Integration Law and Language Requirements Explained
Moving country involves a lot of organisation, a long to-do list, and a fair amount of courage. Learning the local language is usually somewhere on the list but for many of us, something that can be dealt with later on, when other things are settled.
Since Switzerland revised integration laws in January 2019, the obligation to learn German and provide certified evidence of a specified level has become a sometimes challenging reality for many foreign residents in canton Zug. It is also the source of much confusion and misunderstanding, which is evident from the number of enquiries we receive about this subject at FMZ.
For non-EU citizens arriving with their families, the adult linked to the main permit, usually the non-working partner, has to be registered in a German course before arrival for the permit to be issued. Renewal of the permit after one year is reliant on the presentation of a recognised certificate showing A1 spoken level of German.
Achieving A1 at a spoken level is quite different from being able to pass a complete A1 exam including all 4 components and it was not possible to obtain a "partial" certificate for the spoken part. FMZ arranged for a partial exam to be made available through the Goethe Institute. There are other exams and providers, but the complete Goethe exams are the only internationally recognised certificates, and all exams offer a preparation session.
To obtain a C-permanent settlement permit (Niederlassungsbewilligung) applicants need to demonstrate A1 level reading and writing and A2 level speaking and listening. The time limits still depend on EU (5 years residence) or non-EU nationality (10 years residence). UK citizens who were residents in Switzerland before Brexit are granted the conditions of the previous agreement.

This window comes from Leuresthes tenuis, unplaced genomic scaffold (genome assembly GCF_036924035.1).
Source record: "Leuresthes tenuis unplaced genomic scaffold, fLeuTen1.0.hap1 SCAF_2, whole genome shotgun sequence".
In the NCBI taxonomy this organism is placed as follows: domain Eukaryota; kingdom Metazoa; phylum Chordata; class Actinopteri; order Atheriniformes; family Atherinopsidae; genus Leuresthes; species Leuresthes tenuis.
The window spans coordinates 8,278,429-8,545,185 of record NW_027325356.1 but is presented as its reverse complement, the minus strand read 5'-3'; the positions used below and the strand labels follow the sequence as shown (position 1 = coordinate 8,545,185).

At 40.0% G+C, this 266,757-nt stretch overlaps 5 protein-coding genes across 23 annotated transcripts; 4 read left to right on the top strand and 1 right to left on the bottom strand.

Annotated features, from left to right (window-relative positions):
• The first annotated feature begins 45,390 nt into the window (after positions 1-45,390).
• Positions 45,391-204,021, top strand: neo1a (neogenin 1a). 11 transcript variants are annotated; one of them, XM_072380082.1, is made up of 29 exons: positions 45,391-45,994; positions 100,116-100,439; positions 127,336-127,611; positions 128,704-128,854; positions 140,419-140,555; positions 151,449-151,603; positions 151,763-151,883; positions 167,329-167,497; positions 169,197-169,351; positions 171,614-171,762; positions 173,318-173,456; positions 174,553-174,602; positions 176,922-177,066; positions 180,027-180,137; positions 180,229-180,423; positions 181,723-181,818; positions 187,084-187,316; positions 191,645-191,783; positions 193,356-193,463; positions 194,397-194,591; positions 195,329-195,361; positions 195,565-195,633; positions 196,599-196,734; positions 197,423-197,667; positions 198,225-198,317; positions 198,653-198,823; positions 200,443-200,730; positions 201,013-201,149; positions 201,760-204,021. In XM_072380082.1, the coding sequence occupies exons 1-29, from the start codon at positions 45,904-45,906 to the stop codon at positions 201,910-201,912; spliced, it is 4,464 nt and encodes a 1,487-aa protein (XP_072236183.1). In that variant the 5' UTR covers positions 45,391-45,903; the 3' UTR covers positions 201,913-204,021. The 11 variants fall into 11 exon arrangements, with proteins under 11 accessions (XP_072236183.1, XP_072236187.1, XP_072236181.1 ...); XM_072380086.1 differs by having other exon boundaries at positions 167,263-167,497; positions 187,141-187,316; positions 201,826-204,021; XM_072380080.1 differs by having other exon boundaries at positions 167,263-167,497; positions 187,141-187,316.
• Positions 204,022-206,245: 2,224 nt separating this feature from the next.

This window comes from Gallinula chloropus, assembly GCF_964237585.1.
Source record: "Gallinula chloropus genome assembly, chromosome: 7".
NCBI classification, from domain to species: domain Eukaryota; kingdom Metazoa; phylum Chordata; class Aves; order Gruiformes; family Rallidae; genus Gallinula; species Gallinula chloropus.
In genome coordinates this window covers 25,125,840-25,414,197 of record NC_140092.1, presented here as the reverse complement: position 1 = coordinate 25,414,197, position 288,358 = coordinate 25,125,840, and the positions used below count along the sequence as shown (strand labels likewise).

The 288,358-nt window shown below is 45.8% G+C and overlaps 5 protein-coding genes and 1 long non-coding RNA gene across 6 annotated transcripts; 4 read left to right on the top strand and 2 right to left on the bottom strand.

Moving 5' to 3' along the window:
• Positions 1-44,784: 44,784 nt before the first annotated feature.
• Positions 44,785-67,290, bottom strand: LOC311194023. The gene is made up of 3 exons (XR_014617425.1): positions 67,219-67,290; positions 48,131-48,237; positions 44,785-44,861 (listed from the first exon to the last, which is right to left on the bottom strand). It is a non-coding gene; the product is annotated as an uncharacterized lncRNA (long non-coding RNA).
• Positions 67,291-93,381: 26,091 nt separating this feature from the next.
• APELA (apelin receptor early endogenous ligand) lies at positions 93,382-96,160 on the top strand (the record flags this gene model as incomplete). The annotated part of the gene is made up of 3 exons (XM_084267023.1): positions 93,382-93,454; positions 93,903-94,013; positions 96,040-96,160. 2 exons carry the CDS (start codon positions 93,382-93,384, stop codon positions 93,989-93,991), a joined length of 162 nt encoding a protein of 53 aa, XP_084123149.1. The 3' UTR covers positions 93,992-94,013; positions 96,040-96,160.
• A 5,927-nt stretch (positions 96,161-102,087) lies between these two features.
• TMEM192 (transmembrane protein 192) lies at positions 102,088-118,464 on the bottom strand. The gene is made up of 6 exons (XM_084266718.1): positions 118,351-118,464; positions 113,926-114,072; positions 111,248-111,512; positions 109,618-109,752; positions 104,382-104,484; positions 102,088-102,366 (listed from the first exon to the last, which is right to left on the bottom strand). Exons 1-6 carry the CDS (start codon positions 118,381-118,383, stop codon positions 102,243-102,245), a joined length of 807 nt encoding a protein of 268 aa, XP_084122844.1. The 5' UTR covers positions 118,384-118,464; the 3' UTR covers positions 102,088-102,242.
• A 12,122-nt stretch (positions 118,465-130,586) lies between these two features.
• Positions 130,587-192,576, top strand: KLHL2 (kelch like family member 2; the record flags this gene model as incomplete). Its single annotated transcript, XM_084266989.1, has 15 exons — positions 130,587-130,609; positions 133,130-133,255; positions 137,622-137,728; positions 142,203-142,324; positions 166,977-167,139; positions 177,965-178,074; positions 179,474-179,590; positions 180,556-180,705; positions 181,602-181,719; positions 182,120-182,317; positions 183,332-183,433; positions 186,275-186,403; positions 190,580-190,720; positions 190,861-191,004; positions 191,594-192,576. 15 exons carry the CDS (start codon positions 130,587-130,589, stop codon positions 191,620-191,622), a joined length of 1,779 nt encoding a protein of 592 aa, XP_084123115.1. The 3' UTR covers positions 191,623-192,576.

The fast-track C-permit is useful for non-EU citizens, as it requires a minimum of 5 years of residence in Switzerland but a higher level of German A1 reading/writing and B1 speaking/listening. Unlike the ordinary C-permit, the application has to be made by the entire family unit, not by an individual. For children in a local Swiss school, no German certification is required for residence permits, but otherwise, children in private schools, over the age of 12 also need to provide a certificate. The Goethe exams make an age-appropriate distinction for testing children in the spoken section.
The language requirements for naturalisation (Swiss passport) are determined by each canton. Here in Zug, it is A2 reading/writing and B1 speaking/listening. Applications can only commence after 10 years and by applicants who hold a C-permit and A2/B1 German certificate. Goethe certificates for residence purposes (family reunification permit, C-permits, and passport) are issued within 5 working days, as opposed to 4-8 weeks for others, which is important when a residence permit renewal deadline is involved.
There are of course other requirements linked to the granting and renewal of permits. The criteria set out by the law (Foreign Nationals and Integration Act AIG -Art. 58a Integration criteria) are broadly covered by the following:
1. Respect for public safety and order.
2. Respect for the values of the Federal Constitution.
3. Acquisition of language skills.
4. Participation in economic life or acquisition of education.
For most of us, the criteria are not too hard to fulfil and it would be a case of bad luck or bad behaviour to fall foul of them (for more information, visit one of the FMZ AIG events). Learning German is always useful, even if it is not yet at the level we would wish for. Living in canton Zug makes it easy for those of us who speak English to become complacent, as we are spoiled by the language skills of the locals. But a few words go a very long way, even if it only succeeds in communicating that we are trying.
Cathy Newman – Fachstelle Migration Zug (FMZ)